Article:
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B.C. Clean Energy Act Released

By ReNew Canada 01:56PM April 30, 2010

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British Columbia’s Green Energy Advisory Task Force released a report this week with a number of recommendations that had already been made to the Province to help build its new Clean Energy Act.

Blair Lekstrom, Minister of Energy, Mines and Petroleum Resources, said in a release this week, “We are building on many of these recommendations as we look at how B.C.’s clean, renewable energy can help reduce greenhouse gas emissions and build a greener economy that generates well-paying jobs.”

As announced by B.C. Premier Gordon Campbell in November  2009, Task Force was put together to provide input to ensure B.C. remains a leader in clean, renewable energy. The task force was composed of four advisory task force groups, focused on:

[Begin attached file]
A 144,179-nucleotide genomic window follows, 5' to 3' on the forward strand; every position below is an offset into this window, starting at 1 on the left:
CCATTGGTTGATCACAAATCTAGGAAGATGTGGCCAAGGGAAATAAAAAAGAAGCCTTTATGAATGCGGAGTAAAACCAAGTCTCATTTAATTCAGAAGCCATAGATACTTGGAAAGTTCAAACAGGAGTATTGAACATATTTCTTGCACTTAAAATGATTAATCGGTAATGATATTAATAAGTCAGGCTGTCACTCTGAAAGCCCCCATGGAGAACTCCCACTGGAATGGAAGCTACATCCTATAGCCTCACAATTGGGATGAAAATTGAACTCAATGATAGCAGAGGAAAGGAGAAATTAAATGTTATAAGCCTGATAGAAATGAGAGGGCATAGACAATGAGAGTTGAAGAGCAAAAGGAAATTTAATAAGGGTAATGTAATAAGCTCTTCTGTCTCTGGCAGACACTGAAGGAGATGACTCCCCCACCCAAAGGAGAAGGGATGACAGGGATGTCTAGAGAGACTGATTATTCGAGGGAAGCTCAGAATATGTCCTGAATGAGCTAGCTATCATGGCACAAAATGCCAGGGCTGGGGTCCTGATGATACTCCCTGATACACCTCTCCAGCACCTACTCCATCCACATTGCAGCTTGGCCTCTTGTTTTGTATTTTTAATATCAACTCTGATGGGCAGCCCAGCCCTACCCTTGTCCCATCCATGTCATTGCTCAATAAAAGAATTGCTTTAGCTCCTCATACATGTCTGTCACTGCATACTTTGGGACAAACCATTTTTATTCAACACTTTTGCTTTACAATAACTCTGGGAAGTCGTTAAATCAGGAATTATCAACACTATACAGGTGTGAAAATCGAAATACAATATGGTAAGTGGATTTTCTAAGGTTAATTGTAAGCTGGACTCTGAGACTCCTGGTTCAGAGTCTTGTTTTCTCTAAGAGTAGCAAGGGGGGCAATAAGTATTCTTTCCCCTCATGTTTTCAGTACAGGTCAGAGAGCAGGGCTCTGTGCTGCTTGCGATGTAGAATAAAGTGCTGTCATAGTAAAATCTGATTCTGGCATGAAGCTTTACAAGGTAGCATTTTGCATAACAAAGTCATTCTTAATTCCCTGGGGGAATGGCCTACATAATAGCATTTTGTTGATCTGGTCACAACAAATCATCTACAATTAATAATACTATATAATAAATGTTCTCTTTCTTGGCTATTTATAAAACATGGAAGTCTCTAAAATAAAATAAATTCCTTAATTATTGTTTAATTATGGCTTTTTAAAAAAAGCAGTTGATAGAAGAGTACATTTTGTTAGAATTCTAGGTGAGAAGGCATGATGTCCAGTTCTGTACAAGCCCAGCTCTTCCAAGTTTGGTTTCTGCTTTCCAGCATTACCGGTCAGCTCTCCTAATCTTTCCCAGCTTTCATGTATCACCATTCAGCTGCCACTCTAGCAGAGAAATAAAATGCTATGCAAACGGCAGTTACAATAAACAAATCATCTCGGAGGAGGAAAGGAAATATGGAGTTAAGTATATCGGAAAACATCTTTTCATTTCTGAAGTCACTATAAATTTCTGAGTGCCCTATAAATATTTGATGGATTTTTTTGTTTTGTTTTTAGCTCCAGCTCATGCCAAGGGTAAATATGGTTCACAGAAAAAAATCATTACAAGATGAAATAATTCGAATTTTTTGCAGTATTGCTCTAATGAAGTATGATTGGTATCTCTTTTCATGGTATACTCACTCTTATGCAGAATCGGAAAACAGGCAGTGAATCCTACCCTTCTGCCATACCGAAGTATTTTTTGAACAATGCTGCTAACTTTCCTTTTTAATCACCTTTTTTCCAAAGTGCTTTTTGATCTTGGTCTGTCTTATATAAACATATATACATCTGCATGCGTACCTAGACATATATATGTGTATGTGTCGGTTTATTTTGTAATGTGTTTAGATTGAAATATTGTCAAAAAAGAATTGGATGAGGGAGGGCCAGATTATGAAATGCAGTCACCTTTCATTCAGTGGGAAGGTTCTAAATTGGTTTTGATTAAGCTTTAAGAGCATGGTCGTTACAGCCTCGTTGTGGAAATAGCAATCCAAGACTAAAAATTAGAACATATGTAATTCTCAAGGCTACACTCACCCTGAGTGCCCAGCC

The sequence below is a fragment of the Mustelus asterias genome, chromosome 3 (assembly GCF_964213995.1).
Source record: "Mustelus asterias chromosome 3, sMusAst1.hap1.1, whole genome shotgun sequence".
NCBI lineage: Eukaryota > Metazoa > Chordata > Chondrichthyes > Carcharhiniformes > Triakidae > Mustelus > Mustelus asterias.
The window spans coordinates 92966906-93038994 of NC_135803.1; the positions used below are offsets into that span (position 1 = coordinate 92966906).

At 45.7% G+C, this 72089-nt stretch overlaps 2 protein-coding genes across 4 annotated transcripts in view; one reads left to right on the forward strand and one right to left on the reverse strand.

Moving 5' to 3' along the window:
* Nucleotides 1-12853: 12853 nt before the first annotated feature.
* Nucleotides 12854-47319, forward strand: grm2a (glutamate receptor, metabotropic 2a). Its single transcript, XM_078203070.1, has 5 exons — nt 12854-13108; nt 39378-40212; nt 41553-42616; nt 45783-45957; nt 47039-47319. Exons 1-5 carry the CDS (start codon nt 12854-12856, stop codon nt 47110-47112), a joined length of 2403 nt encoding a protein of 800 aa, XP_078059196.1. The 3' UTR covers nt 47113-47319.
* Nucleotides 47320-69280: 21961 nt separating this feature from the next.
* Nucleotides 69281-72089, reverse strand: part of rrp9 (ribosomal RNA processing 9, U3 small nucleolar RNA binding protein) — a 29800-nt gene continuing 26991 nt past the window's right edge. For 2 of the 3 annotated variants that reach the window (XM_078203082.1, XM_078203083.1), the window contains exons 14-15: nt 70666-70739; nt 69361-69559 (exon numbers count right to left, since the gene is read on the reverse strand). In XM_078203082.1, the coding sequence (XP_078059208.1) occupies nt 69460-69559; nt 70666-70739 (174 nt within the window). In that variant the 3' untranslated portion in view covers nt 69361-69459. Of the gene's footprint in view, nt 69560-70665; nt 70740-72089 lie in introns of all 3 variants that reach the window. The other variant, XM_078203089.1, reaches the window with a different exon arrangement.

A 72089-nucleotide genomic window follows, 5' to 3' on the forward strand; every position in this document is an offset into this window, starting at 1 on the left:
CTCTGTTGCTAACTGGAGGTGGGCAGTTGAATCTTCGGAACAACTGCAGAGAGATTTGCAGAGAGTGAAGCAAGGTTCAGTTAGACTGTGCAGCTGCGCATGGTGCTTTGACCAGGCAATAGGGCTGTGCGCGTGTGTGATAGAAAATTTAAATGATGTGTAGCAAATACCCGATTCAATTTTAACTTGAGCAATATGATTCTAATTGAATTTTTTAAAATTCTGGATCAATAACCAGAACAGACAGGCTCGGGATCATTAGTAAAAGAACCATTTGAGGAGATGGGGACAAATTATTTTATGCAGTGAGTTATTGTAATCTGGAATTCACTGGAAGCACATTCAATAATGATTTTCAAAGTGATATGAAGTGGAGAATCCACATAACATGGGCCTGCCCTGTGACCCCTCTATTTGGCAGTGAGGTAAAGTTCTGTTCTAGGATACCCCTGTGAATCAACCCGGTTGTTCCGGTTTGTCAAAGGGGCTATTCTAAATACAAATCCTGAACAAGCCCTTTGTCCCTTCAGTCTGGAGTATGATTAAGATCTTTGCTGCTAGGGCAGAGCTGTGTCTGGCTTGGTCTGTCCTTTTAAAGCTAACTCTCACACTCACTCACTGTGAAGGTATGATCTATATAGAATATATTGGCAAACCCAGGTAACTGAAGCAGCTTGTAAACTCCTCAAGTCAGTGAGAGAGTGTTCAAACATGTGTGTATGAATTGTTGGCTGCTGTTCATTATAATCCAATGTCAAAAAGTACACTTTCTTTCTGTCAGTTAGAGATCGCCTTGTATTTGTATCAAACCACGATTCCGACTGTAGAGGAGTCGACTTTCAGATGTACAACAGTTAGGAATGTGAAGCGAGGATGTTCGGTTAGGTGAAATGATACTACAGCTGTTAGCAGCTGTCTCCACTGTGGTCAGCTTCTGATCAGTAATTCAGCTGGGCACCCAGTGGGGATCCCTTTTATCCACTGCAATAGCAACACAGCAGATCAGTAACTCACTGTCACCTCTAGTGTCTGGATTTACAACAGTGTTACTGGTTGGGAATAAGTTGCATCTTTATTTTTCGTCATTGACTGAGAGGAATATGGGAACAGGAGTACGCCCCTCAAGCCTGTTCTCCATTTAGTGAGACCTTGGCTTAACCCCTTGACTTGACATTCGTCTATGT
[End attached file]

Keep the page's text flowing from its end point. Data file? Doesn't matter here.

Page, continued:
• Procurement and regulatory reform
  • Carbon pricing, trading and export market development
  • Community engagement and First Nations partnerships
  • Resource development

The Province’s Clean Energy Act, introduced earlier this week, builds on a number of recommendations from the task force, including moving forward on infrastructure projects such as Site C and the Mica and Revelstoke upgrades; Increasing B.C.’s clean energy supply to meet domestic and future export demand; and, more streamlined implementation of policy between BC Hydro and BCUC and review the need for a separate transmission corporation.

Under the new Act,  utilities will have the right to implement initiatives to reduce greenhouse gas emissions and/or improve energy efficiency, such as encouraging installation of high-efficiency heating systems like heat pumps or vehicle electrification and charging infrastructure.

A First Nations Clean Energy Business Fund is also being created to support revenue sharing opportunities and to increase First Nations participation in clean energy resource development.

The task force also made recommendations that government is not taking action on, including: increasing the maximum project size in the standing offer program above 10 megawatts; moving forward with Lower Site E on the Peace River and conducting a call for storage; transferring all biomass fuel price risk to BC Hydro under biomass electricity purchase agreements.

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